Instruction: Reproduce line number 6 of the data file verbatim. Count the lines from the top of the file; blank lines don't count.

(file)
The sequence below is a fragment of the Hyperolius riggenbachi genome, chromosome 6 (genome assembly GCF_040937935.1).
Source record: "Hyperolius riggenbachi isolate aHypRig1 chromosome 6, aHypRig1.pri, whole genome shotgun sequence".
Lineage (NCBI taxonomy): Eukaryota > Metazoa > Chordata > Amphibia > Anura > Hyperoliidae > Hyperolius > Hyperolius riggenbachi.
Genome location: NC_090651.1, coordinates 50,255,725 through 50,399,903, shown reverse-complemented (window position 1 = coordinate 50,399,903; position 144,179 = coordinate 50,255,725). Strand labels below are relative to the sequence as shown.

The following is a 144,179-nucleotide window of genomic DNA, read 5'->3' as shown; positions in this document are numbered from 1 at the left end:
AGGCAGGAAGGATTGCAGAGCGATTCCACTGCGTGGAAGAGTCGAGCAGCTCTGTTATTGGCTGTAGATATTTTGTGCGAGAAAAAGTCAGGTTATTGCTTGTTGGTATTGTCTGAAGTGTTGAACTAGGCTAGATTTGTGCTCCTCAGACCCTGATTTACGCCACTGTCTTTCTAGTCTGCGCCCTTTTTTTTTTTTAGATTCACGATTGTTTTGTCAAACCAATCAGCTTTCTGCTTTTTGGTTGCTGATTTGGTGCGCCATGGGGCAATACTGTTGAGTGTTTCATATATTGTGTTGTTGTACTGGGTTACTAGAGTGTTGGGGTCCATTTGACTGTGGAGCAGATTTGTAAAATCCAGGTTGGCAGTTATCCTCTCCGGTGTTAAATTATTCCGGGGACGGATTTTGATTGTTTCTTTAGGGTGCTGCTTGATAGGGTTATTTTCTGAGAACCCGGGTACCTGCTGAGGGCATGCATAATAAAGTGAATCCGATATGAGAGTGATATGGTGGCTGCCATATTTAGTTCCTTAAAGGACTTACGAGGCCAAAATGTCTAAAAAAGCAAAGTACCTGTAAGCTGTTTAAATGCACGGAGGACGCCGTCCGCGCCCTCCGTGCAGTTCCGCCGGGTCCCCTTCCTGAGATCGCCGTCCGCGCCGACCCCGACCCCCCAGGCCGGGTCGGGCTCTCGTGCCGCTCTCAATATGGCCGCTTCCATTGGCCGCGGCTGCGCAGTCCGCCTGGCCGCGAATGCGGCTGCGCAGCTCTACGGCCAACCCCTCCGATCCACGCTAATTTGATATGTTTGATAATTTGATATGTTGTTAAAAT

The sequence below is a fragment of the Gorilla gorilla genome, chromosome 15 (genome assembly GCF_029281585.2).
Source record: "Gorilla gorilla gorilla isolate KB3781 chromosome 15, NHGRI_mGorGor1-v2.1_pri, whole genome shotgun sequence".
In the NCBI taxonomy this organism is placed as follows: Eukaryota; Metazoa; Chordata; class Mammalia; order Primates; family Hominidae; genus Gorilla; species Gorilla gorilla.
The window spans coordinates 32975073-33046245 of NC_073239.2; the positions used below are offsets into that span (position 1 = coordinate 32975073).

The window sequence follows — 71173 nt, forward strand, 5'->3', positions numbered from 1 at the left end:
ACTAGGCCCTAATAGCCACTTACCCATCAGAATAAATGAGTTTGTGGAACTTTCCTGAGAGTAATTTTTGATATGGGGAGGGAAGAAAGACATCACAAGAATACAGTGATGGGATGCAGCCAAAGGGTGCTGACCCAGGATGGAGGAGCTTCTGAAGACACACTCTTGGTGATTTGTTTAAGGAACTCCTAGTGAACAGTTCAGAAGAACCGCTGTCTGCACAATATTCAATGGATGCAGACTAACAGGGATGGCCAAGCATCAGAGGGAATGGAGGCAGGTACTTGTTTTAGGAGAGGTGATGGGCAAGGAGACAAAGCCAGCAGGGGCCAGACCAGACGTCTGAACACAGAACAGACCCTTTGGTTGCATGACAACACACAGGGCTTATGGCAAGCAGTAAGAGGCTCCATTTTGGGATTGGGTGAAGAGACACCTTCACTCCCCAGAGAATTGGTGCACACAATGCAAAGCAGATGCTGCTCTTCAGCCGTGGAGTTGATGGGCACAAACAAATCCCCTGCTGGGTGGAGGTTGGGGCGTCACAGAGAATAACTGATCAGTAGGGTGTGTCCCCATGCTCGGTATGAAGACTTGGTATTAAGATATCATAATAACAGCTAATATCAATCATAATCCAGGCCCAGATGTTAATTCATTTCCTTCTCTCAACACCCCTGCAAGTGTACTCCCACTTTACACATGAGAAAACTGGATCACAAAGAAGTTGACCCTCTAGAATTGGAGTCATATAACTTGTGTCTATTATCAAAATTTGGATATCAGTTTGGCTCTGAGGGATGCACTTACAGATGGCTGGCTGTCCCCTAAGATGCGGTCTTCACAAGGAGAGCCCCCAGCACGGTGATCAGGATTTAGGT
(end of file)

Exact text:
AGGCAGGAAGGATTGCAGAGCGATTCCACTGCGTGGAAGAGTCGAGCAGCTCTGTTATTGGCTGTAGATATTTTGTGCGAGAAAAAGTCAGGTTATTGCTTGTTGGTATTGTCTGAAGTGTTGAACTAGGCTAGATTTGTGCTCCTCAGACCCTGATTTACGCCACTGTCTTTCTAGTCTGCGCCCTTTTTTTTTTTTAGATTCACGATTGTTTTGTCAAACCAATCAGCTTTCTGCTTTTTGGTTGCTGATTTGGTGCGCCATGGGGCAATACTGTTGAGTGTTTCATATATTGTGTTGTTGTACTGGGTTACTAGAGTGTTGGGGTCCATTTGACTGTGGAGCAGATTTGTAAAATCCAGGTTGGCAGTTATCCTCTCCGGTGTTAAATTATTCCGGGGACGGATTTTGATTGTTTCTTTAGGGTGCTGCTTGATAGGGTTATTTTCTGAGAACCCGGGTACCTGCTGAGGGCATGCATAATAAAGTGAATCCGATATGAGAGTGATATGGTGGCTGCCATATTTAGTTCCTTAAAGGACTTACGAGGCCAAAATGTCTAAAAAAGCAAAGTACCTGTAAGCTGTTTAAATGCACGGAGGACGCCGTCCGCGCCCTCCGTGCAGTTCCGCCGGGTCCCCTTCCTGAGATCGCCGTCCGCGCCGACCCCGACCCCCCAGGCCGGGTCGGGCTCTCGTGCCGCTCTCAATATGGCCGCTTCCATTGGCCGCGGCTGCGCAGTCCGCCTGGCCGCGAATGCGGCTGCGCAGCTCTACGGCCAACCCCTCCGATCCACGCTAATTTGATATGTTTGATAATTTGATATGTTGTTAAAAT